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Lecture 4

WEEK 4 - The Prevalence of Slums.docx

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Department
Geography
Course
GEOG 3050
Professor
Kate Parizeau
Semester
Winter

Description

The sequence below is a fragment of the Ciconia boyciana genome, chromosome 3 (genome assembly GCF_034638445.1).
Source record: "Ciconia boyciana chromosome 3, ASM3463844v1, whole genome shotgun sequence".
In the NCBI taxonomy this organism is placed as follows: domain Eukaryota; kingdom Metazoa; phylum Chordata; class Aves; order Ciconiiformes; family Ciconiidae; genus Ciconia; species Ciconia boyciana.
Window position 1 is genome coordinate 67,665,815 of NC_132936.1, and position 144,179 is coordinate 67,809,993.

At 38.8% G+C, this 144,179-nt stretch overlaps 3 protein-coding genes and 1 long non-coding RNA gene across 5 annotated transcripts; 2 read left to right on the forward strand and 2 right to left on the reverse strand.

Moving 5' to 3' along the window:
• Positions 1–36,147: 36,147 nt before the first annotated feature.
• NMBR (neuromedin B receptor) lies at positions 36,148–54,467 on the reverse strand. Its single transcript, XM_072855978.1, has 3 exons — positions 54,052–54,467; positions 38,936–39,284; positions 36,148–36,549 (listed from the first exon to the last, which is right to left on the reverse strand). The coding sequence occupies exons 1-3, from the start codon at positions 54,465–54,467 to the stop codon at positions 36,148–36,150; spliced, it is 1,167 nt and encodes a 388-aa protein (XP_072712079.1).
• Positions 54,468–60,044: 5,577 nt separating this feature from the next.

WEEK 4 The Prevalence of Slums  Davis A Global Slum Census - Overcrowding, poor/informal housing, inadequate access to safe water& sanitation, insecurity of tenure (purely physical & legal characteristics, ignores social dimensions) – usually economic and social marginality - 6% city popn in developed countries, 78.2% in least-developed countries (2/3 global urban popn), ¼ urbanites in “absolute” poverty (less than 1$ per day) - Highest slum popns Ethiopia 99.4%, Chad, Afghanistan, Nepal - Fastest growing slums in Russia (dependent on a single now-closed industry) - Not all urban poor live in slums and not all slum dwellers are poor – some of poor live just outside the slums - Slum popns undercounted in data A Slum Typology - “Megaslums” when shanty-towns and squatter communities merge in continuous informal housing & poverty, usually on the urban periphery - Some slums have long histories, but most have grown up since the 1960s - Urban poor have to solve issue of optimizing housing cost, tenure security, quality of shelter, journey to work, and personal safety (often being near job more important than a roof, others free land worth bad commutes) - EX. Peru: rural immigrants move from the province to the city center (location at any price) to find jobs, then w employment security move to the periphery (where ownership is attainable) - EX. Cairo: 4 basic shelter strategies  1. if access to central job market important the household considers apartment renting (expensive/can never own) 2. centrally located but informal shelter (small rooftop room, bad enviro, cheap, good access to jobs, no secure tenure) – eventually forced to move to squatter camps or semi-formal housing 3. squat on publicly owned land (cheapest)- high cost commute, govt neglect infra 4. Buy a house site in one of the vast semi-informal devts w legal tenure but w/o official building authorization, far from jobs, but basic municipal services - American “donut” shaped cities: poor in derelict cores/inner suburbs - European “saucer” cities w immigrant/unemployed popns in high-rise housing on the urban outskirts 1. Inner City Poverty - “Hand me down" housing: converted mansions and villas, usually no municipal services o Used to shoo poor from centre, now becoming popular for
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